Predation as a factor mediating resource competition among rotifer sibling species
Limnol. Oceanogr., 49(1), 2004, 40-50 | DOI: 10.4319/lo.2004.49.1.0040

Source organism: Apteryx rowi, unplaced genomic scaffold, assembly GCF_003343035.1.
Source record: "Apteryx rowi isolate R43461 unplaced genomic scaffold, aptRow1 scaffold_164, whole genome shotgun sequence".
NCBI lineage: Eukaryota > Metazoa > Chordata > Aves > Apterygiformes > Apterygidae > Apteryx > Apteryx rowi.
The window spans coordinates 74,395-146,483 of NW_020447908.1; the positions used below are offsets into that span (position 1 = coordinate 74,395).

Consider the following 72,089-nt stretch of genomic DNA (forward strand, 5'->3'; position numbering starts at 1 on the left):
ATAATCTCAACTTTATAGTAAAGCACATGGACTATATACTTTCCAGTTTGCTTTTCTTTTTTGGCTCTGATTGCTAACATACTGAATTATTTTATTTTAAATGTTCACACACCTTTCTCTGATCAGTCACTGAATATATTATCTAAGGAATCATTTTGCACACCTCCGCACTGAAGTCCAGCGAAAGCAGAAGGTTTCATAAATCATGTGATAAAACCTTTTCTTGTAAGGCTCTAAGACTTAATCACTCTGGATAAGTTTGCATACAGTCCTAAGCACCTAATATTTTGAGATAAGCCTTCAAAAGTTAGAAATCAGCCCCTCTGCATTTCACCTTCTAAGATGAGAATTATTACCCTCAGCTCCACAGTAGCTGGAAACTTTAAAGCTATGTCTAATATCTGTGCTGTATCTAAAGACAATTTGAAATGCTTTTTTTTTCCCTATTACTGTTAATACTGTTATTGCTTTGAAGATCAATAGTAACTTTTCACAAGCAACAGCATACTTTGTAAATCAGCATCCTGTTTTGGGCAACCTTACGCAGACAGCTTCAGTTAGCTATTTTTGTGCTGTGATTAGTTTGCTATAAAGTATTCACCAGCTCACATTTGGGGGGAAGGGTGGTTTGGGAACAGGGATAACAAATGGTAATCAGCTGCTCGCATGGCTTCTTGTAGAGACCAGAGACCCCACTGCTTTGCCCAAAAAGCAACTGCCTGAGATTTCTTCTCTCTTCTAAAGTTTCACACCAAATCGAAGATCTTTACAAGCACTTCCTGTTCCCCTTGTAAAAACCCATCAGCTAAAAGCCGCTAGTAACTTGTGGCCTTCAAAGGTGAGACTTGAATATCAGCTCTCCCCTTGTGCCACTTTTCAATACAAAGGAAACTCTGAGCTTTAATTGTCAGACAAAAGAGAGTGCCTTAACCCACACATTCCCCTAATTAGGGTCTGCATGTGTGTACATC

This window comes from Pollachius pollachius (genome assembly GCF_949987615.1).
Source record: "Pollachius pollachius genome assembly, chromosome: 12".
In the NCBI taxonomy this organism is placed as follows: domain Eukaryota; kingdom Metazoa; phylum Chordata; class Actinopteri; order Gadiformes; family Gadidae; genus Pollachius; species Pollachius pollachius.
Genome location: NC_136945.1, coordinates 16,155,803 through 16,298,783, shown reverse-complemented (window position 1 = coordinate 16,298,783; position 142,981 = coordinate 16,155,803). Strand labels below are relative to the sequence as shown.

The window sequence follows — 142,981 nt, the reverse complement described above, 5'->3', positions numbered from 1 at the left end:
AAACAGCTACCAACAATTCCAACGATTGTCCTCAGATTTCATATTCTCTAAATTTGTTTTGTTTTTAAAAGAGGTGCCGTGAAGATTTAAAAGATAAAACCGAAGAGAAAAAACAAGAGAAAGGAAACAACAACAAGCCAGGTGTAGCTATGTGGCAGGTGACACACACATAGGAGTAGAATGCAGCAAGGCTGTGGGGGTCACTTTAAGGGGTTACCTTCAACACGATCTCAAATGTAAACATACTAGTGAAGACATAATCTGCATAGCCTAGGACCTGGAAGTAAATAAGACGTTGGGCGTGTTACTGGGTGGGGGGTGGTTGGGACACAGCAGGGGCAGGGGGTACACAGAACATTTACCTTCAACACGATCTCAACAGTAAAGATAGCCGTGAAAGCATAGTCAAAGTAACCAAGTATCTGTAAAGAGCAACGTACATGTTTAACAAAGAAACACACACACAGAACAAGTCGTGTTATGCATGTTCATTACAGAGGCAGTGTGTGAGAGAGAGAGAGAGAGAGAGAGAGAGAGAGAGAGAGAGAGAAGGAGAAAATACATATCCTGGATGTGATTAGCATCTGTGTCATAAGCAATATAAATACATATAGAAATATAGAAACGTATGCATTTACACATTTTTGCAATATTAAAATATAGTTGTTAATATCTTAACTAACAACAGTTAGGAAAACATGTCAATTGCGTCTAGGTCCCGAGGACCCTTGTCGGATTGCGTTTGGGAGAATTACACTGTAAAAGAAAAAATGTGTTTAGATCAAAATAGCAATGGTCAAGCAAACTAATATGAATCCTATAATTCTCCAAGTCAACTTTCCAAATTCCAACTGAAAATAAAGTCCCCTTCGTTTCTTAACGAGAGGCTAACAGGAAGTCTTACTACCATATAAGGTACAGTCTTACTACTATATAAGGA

ABSTRACT: The relevance of predation as a factor mediating the competitive interaction among ecologically very similar species is investigated by experimentally analyzing the effect of the copepod predator Diacyclops bicuspidatus odessanus on three sibling rotifer species belonging to the Brachionus plicatilis species complex. These rotifer species are similar in shape but show notable differences in body size. Predator and prey species co-occur in brackish waterbodies close to the Mediterranean coast of Spain. First, we characterized differential vulnerability of rotifers to predation. A consistent tendency of higher predation rates on smaller prey (i.e., smaller species and younger individuals) was observed. Analysis of predation showed that predator contact rate did not differ significantly among prey species, but that attack, capture probabilities, and handling time did. Second, we performed population dynamics experiments with two prey species competing for a single resource at different levels of predation. Predation extended coexistence of the competing rotifers, whereas the inferior competitor was excluded in the absence of the predator. In some pairwise experiments, we found that the greater the predation level, the larger the relative increase in density of the inferior competitor. Our results suggest that predation can affect the dynamics of very similar competing species in natural aquatic communities, promoting coexistence.